What separates us from the animals? That we have a sense of "self", that we use tools, that we speak language -- all have fallen as researchers have demonstrated that some animals do recognize the concept of "self", that crows use cars & roads as tools to smash nuts, that chimpanzees fashion crude sticks to fish for ants, that some birds can use very small vocabularies to communicate their desires to their handlers, and that apes can learn and proficiently use sign-language vocabularies stretching towards a hundred or more words.
The one difference that remains is that we create. We create things that never before existed, and on a whim can produce descriptions of fantastical things never before imagined. We spend the majority of our lives surrounded by our creations: walls, roofs, carpets, desks, televisions, kitchens, stores, roads, cars, and most of us labor in the work of creation daily -- even a janitorial worker produces, through his labor, a creation: a clean environment, a repaired (or re-created) facility, etc. If it can be argued that animals are capable of creation, the argument would have to admit that they have such a small capacity in this regard as to barely merit mention. While the magnificence of a spider's web can be breathtaking, it is the same web that the spider spins, over and over and over again.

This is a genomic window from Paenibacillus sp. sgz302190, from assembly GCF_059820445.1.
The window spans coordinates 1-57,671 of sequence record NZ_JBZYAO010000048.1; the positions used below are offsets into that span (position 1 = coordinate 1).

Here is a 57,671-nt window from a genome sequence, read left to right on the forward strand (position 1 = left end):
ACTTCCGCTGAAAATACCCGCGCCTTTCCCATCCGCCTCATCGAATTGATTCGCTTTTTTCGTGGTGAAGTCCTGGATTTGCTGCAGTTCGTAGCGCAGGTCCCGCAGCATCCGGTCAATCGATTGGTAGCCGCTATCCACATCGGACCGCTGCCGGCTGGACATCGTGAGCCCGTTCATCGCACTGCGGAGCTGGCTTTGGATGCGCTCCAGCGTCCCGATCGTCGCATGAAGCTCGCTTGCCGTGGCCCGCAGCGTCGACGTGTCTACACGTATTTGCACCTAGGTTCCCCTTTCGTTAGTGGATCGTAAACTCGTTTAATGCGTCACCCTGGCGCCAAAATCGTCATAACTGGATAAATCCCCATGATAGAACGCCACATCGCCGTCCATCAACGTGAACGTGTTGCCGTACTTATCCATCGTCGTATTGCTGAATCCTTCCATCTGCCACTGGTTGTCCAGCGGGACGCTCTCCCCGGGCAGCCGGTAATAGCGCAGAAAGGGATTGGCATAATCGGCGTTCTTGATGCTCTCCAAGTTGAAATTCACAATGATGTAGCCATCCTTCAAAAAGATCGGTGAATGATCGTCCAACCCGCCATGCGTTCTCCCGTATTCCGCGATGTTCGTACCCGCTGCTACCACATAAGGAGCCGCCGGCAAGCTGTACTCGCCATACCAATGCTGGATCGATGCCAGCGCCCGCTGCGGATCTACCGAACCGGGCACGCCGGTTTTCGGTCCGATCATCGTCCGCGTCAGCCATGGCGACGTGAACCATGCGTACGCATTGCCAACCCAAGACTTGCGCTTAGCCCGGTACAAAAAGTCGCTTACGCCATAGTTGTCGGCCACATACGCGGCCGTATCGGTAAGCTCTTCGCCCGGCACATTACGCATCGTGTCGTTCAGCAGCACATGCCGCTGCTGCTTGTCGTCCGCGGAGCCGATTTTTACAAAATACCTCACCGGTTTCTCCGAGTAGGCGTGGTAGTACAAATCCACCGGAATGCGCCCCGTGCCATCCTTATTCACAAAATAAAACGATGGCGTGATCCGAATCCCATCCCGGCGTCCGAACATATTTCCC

We stand alone among creatures as the prolific creators and inventors on this planet.
Those with religious sensibilities almost universally recognize this; that one of Divinity's most defining and lasting attributes is that it created this world, and that an echo of this divine capability is reflected in us, in our ability to create.
Those with more secular sensibilities almost universally recognize this also; that nature's first law is to create and to reproduce, that evolution spins ever upward towards new creation, and that our world favors creatures who can survive by adaptation (learning/technology) over those who survive by innate instinct. Adaptation through learning and technology is inseperable from the ability to create, and no species has this capacity so much as ours.
Why, then, do we grant monopolies on creation under our current system? Why do we allow one person to use an idea to create new inventions, and disallow all others? Are these restrictions really necessary to promote innovation, or do they stifle us more than we realize?
The act of creating is an essential human right. It is a universal human faculty. As Frederic Bastiat wrote, "to separate a man from his faculties is to cause him to die."
Is our current Intellectual Property Regime killing us? We think so. What do you think?